How often do uterine ruptures happen?

Uterine ruptures are rare and occur in just 1% of women who opt for VBAC. If you are pregnant again and considering going through a VBAC, talk to your OB/GYN about it and go to a hospital which can deal with emergency care. You must also ensure that the doctors and staff who will assist in your birth are aware of the situation.

Candidates for VBAC

Eligibility to have a VBAC takes the following elements into account.

  • Previous normal deliveries: If you have had at least one normal delivery prior to or after a C-section helps to increase the chance of going through a VBAC successfully.
  • Type of Incision during the C-section: Most doctors use a transverse incision for a C-section. Women who have this type of incision or a low vertical incision are good VBAC candidates. For women with a high vertical incision should not attempt a VBAC as the incidence of uterine rupture is higher for them.
  • Number of C-sections: If you have delivered at least 2 babies via C-section previously, some hospitals and doctors recommend against trying VBAC.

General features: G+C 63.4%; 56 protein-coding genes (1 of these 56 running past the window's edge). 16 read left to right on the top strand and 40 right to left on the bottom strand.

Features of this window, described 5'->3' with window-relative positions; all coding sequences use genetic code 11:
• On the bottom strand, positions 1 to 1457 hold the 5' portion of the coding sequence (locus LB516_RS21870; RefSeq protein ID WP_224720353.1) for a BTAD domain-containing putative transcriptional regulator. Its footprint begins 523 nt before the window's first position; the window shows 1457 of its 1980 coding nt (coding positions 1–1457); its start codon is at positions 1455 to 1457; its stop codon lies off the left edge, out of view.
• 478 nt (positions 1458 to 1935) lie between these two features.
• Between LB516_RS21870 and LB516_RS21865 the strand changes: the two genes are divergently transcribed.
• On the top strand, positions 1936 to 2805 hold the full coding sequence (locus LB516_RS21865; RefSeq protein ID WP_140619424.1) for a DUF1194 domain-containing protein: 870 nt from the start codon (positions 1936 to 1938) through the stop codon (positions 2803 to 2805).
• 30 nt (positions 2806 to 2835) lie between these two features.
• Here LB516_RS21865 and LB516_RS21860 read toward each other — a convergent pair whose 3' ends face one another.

• Last C-section: If you had a baby via C-section less than 18 months earlier, the risk of rupture is higher. Your doctor will inform you of this fact and the recommendation is to avoid VBAC.
  • Concerns regarding a VB: If your OB/GYN finds placental problems during routine monitoring during pregnancy, if you have twins or multiples, the usual recommendation is a C-section.
  • Delivery location: Trying a VBAC at home is not recommended. It is best to deliver at a hospital as they are equipped to deal with any emergencies that occur during pregnancy.
  • Induced labor: If you need to have labor induced, then VBAC will most likely not be successful.
  • Difficult labor: If you have had problems before and experienced a uterine rupture, then you should not try VBAC.

Differences between normal delivery and a VBAC delivery